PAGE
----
• Image substitution
    • Visual recording
    • Fantasy exploration
    Beauty is in the eye of the beholder
  • Getting together Multisensory environments People can be accepted for their minds without their appearance putting people off May produce stronger relationships
  • IT progress
    • Environments can include total realism
    • Direct link to septal area and avoid the mess
    • Orgasmatron and pleasure sticks
    • Experiments show you can even generate love
    • Sensory customisation - arbitrary responses
    • De-humanises sexual process
  • Machines and sex
  • Ultimately, an end to sex? Body, mind, personality, cyberspace appearance will all be totally arbitrary Psycho-physical/social/emotional activity mapping will also become arbitrary We can have any experience at all from any activity at all, any time at all Relationship mechanisms will change Sex could lose its social and physical relevance and be replaced by things that are more fun
  • Today - Chips under the skin Chip monitors blood chemistry & nerve activity Communication with clinic computers & positioning systems e.g. Digital angel from Applied Digital Systems Allows supervision of patients after leaving hospital Can monitor condition over a long period Can be used with location & identification services
  • Tomorrow - Active skin system overview Permanent layer Mid-term layer Transfer layer Detachable layer Wearable layer e.g. ID, medical monitoring e.g. temporary ID, regime spec e.g. drug filters, haptics, sensors e.g. drug dispensers, interfaces e.g. displays, pagers, phones Skin Epidermis Dermis
  • Drug delivery via smart membrane Open conduit array Smart membrane Skin Drug Flow Open pores Smart membrane Closed pores Side view, open Side view, closed Top view, open Top view, closed Pore detail Dispensing unit control unit Smart membrane
  • Nerve connection for sensory monitoring and stimulation Nerve fibre Nerve fibre Thin Wire Transfer layer device Signals on nerve fibre can be intercepted, analysed, transmitted to devices at upper layer, recorded, reproduced and re-injected into nerve fibre Nerve connection Signal to & from nerve Signal to & from removable device Processing electronics Transfer layer device Side views Skin Removable layer device Processing electronics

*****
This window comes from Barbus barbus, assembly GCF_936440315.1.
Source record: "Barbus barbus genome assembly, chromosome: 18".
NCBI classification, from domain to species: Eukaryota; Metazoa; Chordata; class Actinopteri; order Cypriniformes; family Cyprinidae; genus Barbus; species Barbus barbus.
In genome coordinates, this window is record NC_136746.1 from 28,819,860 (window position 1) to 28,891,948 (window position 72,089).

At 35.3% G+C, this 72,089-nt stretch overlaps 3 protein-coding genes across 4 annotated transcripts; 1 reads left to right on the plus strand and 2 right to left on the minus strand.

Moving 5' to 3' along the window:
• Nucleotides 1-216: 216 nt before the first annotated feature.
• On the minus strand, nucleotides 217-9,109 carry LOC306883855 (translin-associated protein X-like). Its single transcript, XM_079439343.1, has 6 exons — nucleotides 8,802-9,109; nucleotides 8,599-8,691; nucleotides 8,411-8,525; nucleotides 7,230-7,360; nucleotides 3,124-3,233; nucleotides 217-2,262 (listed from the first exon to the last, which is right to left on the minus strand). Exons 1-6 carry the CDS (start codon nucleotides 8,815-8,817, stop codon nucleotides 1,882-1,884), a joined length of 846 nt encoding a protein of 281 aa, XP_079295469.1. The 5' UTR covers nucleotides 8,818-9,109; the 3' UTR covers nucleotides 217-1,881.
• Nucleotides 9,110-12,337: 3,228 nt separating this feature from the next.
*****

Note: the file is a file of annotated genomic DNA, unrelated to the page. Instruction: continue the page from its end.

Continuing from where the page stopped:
• Continued Bio-infotech progress
    • Personality modification
    • Telepathic linking via bionic implants
    • Shared consciousness, communal mind
    • Shared responsibility
    • Fuzzy boundaries between people
    • Shared bodies
    • Use someone else’s body via mind swapping
    • Mind & personality exchange
  • The Medium, 2040 - 2050 Medium
    • Virtual brain extension
    • Full understanding of all knowledge
    • Shared consciousness & awareness
    • Shared & modified personalities?
    • Humans and machines
    • Potential to dominate
    • Potential to learn and develop
    • Free will & responsibility
  • Human-machine Convergence homo habilis homo erectus homo sapiens neanderthalensis - 1.5M years - 125,000 years homo sapiens - 750,000 years - 40,000 years Today homo optimus 50 years 100 years homo cyberneticus homo sapiens ludditus homo hybridus robotus primus 150 years 200 years robotus multitudinus homo machinus
  • Death - Under 30s may live forever
    • Networked back-up
    • Endless replicas of self
    • Communication via emulators
    • Upload into androids
  • Technology interpretation
    • Communal mind - good or bad?
    • Karma by multiplication and diversification?
    • Free will in a telepathic world?
    • Implications of immortality
    • Creation of superhuman beings
    • Machine rights?
  • Ubiquitous surveillance
  •  
  • Country A Country B Country C Cybercountry X Cybercountry Y Cybercountry Z Real World Cyberspace Non-geographic communities Pressure groups Tribalism Cyberwars
  • Smart e-mail, distributed to 4Bn people in under 5 minutes
    • Dear friend, the USA is destroying your environment through its reckless energy policy.
    • To support pressurising the US government to reduce emissions, just hit the YES button. Your e-commerce preferences will automatically block purchases from the USA for a period of one month
    Yes No
  • Direct action Developed world is immensely vulnerable to cyber attack E-bombs Evolving viruses, trojans, worms etc Embedded switches Information waves Correlated traffic Emergent behaviours Net based coordination Leaderless communities Automated action Smart mail
  • Education terminal 2003 Hinged solar panel Bi-stable display Cost approx $20 Symbiotic networking (free calls) Solar powered (free energy) 2MB memory 10MHz 32bit chip free net-based education content Aerial Software configured LCD keypad Speaker Mic
  • [email_address] www.btinternet.com/~ian.pearson Thank you